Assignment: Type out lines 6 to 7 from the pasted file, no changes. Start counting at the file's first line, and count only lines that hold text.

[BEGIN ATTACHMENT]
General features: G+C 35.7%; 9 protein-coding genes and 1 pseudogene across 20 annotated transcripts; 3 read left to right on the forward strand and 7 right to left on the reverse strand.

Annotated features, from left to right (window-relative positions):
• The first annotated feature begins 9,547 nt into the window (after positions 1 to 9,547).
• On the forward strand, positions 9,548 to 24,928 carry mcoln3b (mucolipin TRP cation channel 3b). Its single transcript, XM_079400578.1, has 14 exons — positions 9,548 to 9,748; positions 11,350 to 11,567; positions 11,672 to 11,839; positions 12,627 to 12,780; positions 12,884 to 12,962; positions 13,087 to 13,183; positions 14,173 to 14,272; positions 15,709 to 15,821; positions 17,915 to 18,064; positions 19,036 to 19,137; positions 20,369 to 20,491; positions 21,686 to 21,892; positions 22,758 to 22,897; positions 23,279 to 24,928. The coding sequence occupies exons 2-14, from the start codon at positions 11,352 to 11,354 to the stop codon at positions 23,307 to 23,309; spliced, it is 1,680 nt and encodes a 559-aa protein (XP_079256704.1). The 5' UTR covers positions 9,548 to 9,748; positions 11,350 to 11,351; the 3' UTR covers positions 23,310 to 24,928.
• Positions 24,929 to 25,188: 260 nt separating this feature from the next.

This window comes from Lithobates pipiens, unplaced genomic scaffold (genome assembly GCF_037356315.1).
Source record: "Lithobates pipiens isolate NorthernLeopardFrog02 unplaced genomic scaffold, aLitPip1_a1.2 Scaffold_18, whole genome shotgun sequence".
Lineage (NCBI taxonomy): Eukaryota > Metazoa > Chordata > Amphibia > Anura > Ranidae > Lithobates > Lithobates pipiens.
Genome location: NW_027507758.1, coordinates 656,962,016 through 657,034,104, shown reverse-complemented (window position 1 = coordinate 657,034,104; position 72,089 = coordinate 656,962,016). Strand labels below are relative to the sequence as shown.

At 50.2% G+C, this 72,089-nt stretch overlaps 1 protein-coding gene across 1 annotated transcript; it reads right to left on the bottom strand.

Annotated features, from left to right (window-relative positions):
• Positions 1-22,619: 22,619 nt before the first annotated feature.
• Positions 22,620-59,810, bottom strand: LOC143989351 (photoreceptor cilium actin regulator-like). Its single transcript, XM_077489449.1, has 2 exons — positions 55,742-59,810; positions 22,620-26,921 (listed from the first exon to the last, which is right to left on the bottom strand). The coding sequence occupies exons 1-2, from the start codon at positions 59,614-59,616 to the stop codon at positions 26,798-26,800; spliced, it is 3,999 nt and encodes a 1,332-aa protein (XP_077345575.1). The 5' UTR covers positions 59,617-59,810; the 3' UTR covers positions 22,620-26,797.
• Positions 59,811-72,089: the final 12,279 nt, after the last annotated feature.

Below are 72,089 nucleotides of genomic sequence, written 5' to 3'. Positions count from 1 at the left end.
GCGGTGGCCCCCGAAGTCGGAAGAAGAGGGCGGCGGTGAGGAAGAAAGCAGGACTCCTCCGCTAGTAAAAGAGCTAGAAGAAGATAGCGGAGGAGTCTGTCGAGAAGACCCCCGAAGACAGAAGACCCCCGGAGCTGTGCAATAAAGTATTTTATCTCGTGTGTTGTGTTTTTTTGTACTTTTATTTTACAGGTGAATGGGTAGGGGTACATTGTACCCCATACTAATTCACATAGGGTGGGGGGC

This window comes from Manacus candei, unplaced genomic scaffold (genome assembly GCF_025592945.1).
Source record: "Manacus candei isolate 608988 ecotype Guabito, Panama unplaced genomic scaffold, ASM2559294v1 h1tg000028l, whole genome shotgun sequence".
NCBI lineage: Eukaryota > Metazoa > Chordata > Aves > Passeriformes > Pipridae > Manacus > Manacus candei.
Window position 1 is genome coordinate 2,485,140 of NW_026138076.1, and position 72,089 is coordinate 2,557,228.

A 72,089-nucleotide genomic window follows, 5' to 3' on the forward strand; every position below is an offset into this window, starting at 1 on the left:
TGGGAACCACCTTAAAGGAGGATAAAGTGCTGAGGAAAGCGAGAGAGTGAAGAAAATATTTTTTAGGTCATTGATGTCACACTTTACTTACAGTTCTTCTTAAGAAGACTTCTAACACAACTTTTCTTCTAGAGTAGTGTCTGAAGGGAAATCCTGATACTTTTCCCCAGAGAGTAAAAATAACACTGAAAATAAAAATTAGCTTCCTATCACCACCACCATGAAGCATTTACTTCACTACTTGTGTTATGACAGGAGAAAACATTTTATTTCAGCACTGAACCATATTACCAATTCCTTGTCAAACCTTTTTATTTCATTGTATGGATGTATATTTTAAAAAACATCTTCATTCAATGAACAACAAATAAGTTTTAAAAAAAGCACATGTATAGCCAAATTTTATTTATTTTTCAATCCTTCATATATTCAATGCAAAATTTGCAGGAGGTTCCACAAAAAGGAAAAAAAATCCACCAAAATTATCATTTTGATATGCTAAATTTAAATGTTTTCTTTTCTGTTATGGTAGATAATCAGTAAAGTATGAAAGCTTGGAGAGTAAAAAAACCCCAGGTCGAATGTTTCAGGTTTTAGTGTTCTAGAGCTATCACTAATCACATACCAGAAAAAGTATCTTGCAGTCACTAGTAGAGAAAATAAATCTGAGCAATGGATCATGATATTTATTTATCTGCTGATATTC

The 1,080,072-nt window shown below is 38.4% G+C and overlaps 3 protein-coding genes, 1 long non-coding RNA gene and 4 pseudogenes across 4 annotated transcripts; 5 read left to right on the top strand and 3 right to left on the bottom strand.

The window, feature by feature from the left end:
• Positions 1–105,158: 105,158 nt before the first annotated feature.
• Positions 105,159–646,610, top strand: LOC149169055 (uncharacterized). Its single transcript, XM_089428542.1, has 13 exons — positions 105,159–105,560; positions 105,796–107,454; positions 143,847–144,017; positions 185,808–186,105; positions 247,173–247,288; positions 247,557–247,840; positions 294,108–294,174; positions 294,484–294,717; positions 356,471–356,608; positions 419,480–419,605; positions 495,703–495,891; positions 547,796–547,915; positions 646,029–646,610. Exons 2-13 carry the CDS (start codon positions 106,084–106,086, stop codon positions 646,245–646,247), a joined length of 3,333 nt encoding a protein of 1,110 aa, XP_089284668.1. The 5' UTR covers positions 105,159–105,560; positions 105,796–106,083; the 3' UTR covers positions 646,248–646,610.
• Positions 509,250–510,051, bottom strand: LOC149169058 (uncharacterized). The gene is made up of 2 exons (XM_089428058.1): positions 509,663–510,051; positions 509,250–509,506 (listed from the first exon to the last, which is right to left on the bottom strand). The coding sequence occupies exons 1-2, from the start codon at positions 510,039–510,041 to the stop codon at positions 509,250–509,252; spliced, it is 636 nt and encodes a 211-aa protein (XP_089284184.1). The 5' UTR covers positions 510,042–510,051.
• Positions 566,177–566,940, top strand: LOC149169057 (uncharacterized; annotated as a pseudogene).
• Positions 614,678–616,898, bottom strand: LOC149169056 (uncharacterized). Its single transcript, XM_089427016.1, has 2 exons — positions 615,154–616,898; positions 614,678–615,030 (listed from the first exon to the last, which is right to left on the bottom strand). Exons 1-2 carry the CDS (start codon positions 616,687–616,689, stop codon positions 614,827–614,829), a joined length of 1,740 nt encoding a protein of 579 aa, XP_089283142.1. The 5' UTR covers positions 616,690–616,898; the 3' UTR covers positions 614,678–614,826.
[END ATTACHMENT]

This window comes from Lithobates pipiens, unplaced genomic scaffold (genome assembly GCF_037356315.1).
Source record: "Lithobates pipiens isolate NorthernLeopardFrog02 unplaced genomic scaffold, aLitPip1_a1.2 Scaffold_18, whole genome shotgun sequence".